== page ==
2. Partition the second disk as required.
  3. newfs the partitions on the second disk
  4. Mount the second disk’s partitions
  5. Use ufsdump/ufsrestore to copy the filesystem into it’s smaller home

    ufsdump 0f - / | ( cd /mnt/newroot ;ufsrestore xvf - )

  6. When all the partitions are done, use installboot to make the second disk bootable.

    installboot /usr/platform/`uname -i`/lib/fs/ufs/bootblk /dev/rdsk/c1t2d0s0

  7. Shutdown the system, physically swap the disks, and do a reconfiguration reboot.

If rebooting goes smoothly, test your new system thoroughly and then build your mirrors.

Cloning zones in Solaris 10 6/06

I’m in the process of setting up a machine to host several SAMP (Solaris-Apache-MySQL-PHP) containers. I decided that it would be very efficient to create a generic zone and clone it over and over again. From reading up on the subject it seemed more than possible, after all, what is a zone besides a config file and a filesystem?

I googled for “Cloning Solaris Zones” and found lots of documentation on the zoneadm clone feature. I started to follow the howtos and hit a brick wall… my zoneadm doesn’t know how to clone. Deeper digging shows that the documentation on Sun’s site was for Solaris Express- Sun’s bleeding edge version of OpenSolaris- Can I say “How useless!”

I continued to google, after all I was very close I have the configuration and the filesystem, I just need to connect the two. I found the zoneadm attach/detach commands. This sounds perfect to me but alas my zoneadm doesn’t support attach/detach. Apparently, this feature is only available from Solaris 11/06- Can someone tell me when Sun started releasing new OS versions every 6 months!

I had no intention of giving up and here is the process which evolved:

  1. Setup the “Gold Master” zone including all the services, users, passwords, etc. (I’m assuming that your zonepath is a ZFS filesystem- this has it’s pluses and minuses so don’t take my word on it.)
  2. Halt the Master zone and export the config file to your zone template file:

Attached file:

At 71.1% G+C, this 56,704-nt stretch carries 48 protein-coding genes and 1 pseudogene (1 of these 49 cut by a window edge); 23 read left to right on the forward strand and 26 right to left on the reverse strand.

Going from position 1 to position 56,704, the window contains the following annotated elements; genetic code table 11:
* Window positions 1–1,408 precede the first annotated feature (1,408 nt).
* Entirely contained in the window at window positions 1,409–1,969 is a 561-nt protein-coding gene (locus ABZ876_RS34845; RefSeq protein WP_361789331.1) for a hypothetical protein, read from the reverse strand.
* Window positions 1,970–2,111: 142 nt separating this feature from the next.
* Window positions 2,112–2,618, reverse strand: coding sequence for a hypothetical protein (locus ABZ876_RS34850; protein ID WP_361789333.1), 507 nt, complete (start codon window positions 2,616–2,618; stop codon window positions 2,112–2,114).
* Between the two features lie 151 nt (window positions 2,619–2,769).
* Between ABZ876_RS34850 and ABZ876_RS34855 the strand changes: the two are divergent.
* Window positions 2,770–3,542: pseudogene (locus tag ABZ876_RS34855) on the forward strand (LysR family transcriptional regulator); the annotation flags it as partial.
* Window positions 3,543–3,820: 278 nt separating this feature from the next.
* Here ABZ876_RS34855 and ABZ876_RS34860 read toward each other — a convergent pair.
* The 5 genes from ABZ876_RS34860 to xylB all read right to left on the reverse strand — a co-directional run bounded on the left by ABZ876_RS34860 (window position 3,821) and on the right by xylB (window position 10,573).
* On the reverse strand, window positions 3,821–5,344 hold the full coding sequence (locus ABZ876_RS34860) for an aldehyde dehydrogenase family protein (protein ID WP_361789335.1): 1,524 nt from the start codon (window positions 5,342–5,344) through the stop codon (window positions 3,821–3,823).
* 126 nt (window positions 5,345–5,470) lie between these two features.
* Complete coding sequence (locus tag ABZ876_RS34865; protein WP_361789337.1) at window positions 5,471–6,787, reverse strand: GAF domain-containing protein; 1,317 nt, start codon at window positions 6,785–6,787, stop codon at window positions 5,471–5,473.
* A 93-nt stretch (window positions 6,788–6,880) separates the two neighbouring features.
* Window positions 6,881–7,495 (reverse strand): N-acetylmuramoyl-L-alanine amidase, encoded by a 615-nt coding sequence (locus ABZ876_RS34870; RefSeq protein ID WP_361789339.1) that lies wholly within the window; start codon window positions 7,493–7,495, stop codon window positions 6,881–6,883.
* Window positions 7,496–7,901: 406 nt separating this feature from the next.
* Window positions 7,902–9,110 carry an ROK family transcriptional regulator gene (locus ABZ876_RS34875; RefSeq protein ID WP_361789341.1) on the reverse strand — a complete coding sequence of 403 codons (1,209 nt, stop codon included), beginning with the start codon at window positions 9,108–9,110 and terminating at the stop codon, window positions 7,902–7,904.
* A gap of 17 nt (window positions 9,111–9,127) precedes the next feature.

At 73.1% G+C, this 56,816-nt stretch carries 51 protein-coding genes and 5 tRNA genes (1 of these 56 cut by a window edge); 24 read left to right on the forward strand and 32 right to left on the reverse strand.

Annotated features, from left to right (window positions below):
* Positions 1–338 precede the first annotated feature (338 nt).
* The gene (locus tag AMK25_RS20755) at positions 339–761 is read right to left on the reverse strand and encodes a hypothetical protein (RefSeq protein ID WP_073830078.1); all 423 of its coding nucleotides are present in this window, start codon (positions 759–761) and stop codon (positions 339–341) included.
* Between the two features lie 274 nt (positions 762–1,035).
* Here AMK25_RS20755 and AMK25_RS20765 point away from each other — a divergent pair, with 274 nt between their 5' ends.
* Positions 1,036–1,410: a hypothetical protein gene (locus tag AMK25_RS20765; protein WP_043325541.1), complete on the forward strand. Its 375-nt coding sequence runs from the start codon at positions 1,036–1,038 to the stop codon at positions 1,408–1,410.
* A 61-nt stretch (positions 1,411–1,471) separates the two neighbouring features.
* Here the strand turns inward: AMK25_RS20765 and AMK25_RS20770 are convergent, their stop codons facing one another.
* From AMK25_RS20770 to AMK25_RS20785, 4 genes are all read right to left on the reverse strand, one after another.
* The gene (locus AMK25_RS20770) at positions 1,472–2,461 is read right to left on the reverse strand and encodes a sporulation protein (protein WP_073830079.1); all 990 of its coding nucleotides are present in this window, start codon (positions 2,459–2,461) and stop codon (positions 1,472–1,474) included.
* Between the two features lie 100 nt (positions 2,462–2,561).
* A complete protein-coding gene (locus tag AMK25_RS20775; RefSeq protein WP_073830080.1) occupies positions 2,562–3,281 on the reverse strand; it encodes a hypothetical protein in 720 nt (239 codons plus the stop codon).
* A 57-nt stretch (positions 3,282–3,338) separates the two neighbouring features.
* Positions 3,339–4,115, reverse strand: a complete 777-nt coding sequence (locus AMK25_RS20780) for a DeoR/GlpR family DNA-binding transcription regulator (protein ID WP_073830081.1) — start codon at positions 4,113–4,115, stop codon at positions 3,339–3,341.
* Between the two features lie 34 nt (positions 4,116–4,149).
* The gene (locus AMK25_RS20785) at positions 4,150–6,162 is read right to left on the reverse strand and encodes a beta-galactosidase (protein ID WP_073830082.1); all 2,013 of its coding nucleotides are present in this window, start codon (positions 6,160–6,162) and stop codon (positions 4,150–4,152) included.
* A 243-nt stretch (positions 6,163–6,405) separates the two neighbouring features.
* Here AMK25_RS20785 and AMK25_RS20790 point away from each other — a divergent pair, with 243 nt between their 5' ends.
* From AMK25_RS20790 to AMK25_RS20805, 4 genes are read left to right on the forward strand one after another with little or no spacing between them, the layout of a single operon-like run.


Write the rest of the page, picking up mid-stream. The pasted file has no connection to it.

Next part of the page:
zoneadm -z master halt
    zonecfg -z master export -f /root/template

  3. It should look something like this: (edit with values for new zone)

    create -b
    set zonepath=/zfszones/zoneclone
    set autoboot=true
    set pool=work1-pool
    add inherit-pkg-dir
    set dir=/lib
    end
    add inherit-pkg-dir
    set dir=/platform
    end
    add inherit-pkg-dir
    set dir=/sbin
    end
    add inherit-pkg-dir
    set dir=/usr
    end
    add net
    set address=192.168.0.2
    set physical=bge0
    end
    add rctl
    set name=zone.cpu-shares
    add value (priv=privileged,limit=10,action=none)
    end

  4. Configure a new zone using the new config file:

    zonecfg -z zoneclone -f zoneclone.cfg

  5. Create a ZFS snapshot of the master zone:

    zfs snapshot zfspool/[email protected]

  6. Clone the ZFS snapshot

    zfs clone zfspool/[email protected] zfspool/zoneclone

  7. Mount the new ZFS filesystem at the correct zonepath

    zfs setmountpoint=/zfszones/zoneclone/ zfspool/zoneclone

  8. Change the zone state to “installed” –WARNING: I have no idea if this is a good idea but it seems to work.

    vi /etc/zones/index

    Find a line that looks like:
    zoneclone:configured:/zfszones/zoneclone:0000003c-ffbf-f825-ffbf-f80001000000

    Replace it with:
    zoneclone:installed:/zfszones/zoneclone:0000003c-ffbf-f825-ffbf-f80001000000

  9. Boot the new zone:

    zoneadm -z zoneclone boot